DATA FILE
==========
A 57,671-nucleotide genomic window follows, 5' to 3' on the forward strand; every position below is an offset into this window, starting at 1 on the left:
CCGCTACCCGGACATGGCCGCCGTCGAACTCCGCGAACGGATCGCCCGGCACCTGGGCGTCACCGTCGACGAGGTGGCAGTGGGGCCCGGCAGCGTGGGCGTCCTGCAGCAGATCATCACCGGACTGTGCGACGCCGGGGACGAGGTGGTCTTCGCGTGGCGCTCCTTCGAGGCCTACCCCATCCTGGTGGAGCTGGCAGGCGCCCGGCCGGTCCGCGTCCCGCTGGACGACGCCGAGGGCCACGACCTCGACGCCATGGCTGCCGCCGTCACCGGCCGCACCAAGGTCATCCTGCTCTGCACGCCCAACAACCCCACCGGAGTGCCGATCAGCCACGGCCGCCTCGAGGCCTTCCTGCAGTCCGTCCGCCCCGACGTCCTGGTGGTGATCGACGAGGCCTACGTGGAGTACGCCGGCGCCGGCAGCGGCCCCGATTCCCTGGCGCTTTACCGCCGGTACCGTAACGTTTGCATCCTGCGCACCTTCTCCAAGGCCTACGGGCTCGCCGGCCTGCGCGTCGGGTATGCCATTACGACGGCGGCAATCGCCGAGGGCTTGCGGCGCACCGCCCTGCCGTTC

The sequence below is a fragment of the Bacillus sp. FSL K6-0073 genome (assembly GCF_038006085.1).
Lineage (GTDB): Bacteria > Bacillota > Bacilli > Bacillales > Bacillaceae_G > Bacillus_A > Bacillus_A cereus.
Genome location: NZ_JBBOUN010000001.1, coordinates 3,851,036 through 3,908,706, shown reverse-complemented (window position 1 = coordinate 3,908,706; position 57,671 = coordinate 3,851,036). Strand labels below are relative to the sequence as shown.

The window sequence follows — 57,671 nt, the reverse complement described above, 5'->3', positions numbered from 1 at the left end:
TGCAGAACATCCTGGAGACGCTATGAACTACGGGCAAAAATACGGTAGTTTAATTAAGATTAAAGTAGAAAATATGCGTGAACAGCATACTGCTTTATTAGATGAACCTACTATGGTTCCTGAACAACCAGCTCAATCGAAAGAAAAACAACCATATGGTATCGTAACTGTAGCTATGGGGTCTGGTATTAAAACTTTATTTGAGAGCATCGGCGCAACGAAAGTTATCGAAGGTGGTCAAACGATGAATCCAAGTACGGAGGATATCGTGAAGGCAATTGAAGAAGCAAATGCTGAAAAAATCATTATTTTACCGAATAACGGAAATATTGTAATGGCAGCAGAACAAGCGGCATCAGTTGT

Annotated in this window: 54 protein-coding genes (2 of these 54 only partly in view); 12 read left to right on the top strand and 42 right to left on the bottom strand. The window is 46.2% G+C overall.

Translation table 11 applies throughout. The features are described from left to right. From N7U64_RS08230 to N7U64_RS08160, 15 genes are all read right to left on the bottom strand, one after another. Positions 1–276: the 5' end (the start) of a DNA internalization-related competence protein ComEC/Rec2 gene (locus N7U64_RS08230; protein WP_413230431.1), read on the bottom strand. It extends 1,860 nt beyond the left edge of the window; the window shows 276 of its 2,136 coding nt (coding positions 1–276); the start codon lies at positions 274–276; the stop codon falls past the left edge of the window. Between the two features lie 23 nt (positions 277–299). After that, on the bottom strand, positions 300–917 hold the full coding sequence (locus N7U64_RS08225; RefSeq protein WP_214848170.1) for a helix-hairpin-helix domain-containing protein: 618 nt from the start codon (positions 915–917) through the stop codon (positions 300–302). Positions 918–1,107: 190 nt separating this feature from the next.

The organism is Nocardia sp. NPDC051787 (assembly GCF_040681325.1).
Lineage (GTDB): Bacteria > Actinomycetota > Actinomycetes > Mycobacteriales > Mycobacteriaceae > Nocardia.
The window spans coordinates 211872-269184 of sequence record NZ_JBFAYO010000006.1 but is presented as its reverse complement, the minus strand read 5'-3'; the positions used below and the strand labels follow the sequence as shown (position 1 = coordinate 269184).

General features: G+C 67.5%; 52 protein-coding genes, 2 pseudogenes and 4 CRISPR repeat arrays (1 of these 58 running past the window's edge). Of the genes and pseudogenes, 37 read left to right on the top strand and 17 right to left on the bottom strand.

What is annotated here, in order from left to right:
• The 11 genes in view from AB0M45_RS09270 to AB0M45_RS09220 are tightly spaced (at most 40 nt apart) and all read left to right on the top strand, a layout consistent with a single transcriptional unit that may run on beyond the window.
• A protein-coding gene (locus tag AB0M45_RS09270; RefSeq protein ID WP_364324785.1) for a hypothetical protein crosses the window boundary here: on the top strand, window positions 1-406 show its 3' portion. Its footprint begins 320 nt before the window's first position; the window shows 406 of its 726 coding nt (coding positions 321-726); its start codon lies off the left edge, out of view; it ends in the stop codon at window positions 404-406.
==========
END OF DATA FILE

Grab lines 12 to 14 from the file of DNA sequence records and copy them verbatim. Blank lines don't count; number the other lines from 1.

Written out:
The window spans coordinates 211872-269184 of sequence record NZ_JBFAYO010000006.1 but is presented as its reverse complement, the minus strand read 5'-3'; the positions used below and the strand labels follow the sequence as shown (position 1 = coordinate 269184).

General features: G+C 67.5%; 52 protein-coding genes, 2 pseudogenes and 4 CRISPR repeat arrays (1 of these 58 running past the window's edge). Of the genes and pseudogenes, 37 read left to right on the top strand and 17 right to left on the bottom strand.

What is annotated here, in order from left to right: